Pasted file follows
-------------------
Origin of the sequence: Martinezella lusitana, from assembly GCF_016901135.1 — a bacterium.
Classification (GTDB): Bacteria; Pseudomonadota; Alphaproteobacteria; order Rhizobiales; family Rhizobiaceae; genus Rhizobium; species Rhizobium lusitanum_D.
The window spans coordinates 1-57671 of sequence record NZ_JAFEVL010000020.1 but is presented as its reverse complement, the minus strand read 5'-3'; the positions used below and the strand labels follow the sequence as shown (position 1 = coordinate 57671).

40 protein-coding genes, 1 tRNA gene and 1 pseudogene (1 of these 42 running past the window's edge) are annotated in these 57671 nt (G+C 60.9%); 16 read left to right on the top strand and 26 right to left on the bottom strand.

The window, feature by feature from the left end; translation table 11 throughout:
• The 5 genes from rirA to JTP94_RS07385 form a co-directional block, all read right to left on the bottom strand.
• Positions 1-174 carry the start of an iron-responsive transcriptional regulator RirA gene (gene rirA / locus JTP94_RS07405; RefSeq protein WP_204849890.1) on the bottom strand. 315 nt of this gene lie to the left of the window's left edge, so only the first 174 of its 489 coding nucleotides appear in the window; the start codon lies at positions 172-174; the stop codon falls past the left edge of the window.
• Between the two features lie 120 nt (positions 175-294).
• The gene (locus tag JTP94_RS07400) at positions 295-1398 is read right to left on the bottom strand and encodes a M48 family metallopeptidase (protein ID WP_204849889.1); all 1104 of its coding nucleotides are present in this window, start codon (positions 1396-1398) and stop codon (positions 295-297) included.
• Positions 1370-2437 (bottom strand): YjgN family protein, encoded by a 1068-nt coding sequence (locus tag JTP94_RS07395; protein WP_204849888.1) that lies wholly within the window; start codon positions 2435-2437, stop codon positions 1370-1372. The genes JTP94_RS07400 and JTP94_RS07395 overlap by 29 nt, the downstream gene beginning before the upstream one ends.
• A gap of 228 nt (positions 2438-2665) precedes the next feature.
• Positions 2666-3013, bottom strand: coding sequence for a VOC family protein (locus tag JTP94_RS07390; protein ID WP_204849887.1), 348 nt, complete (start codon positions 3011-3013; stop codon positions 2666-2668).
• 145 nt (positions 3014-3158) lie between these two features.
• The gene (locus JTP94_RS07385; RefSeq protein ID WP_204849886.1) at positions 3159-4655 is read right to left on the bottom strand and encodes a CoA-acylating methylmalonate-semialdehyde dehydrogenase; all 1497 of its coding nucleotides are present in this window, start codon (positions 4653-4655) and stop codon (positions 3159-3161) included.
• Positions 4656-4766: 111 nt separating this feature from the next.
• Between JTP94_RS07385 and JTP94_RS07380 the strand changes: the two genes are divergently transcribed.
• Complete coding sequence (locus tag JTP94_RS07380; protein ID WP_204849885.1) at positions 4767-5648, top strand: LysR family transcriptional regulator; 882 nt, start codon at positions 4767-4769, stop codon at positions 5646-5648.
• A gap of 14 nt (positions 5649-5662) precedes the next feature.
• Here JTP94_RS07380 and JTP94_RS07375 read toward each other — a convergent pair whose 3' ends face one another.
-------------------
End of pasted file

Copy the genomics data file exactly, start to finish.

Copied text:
Origin of the sequence: Martinezella lusitana, from assembly GCF_016901135.1 — a bacterium.
Classification (GTDB): Bacteria; Pseudomonadota; Alphaproteobacteria; order Rhizobiales; family Rhizobiaceae; genus Rhizobium; species Rhizobium lusitanum_D.
The window spans coordinates 1-57671 of sequence record NZ_JAFEVL010000020.1 but is presented as its reverse complement, the minus strand read 5'-3'; the positions used below and the strand labels follow the sequence as shown (position 1 = coordinate 57671).

40 protein-coding genes, 1 tRNA gene and 1 pseudogene (1 of these 42 running past the window's edge) are annotated in these 57671 nt (G+C 60.9%); 16 read left to right on the top strand and 26 right to left on the bottom strand.

The window, feature by feature from the left end; translation table 11 throughout:
• The 5 genes from rirA to JTP94_RS07385 form a co-directional block, all read right to left on the bottom strand.
• Positions 1-174 carry the start of an iron-responsive transcriptional regulator RirA gene (gene rirA / locus JTP94_RS07405; RefSeq protein WP_204849890.1) on the bottom strand. 315 nt of this gene lie to the left of the window's left edge, so only the first 174 of its 489 coding nucleotides appear in the window; the start codon lies at positions 172-174; the stop codon falls past the left edge of the window.
• Between the two features lie 120 nt (positions 175-294).
• The gene (locus tag JTP94_RS07400) at positions 295-1398 is read right to left on the bottom strand and encodes a M48 family metallopeptidase (protein ID WP_204849889.1); all 1104 of its coding nucleotides are present in this window, start codon (positions 1396-1398) and stop codon (positions 295-297) included.
• Positions 1370-2437 (bottom strand): YjgN family protein, encoded by a 1068-nt coding sequence (locus tag JTP94_RS07395; protein WP_204849888.1) that lies wholly within the window; start codon positions 2435-2437, stop codon positions 1370-1372. The genes JTP94_RS07400 and JTP94_RS07395 overlap by 29 nt, the downstream gene beginning before the upstream one ends.
• A gap of 228 nt (positions 2438-2665) precedes the next feature.
• Positions 2666-3013, bottom strand: coding sequence for a VOC family protein (locus tag JTP94_RS07390; protein ID WP_204849887.1), 348 nt, complete (start codon positions 3011-3013; stop codon positions 2666-2668).
• 145 nt (positions 3014-3158) lie between these two features.
• The gene (locus JTP94_RS07385; RefSeq protein ID WP_204849886.1) at positions 3159-4655 is read right to left on the bottom strand and encodes a CoA-acylating methylmalonate-semialdehyde dehydrogenase; all 1497 of its coding nucleotides are present in this window, start codon (positions 4653-4655) and stop codon (positions 3159-3161) included.
• Positions 4656-4766: 111 nt separating this feature from the next.
• Between JTP94_RS07385 and JTP94_RS07380 the strand changes: the two genes are divergently transcribed.
• Complete coding sequence (locus tag JTP94_RS07380; protein ID WP_204849885.1) at positions 4767-5648, top strand: LysR family transcriptional regulator; 882 nt, start codon at positions 4767-4769, stop codon at positions 5646-5648.
• A gap of 14 nt (positions 5649-5662) precedes the next feature.
• Here JTP94_RS07380 and JTP94_RS07375 read toward each other — a convergent pair whose 3' ends face one another.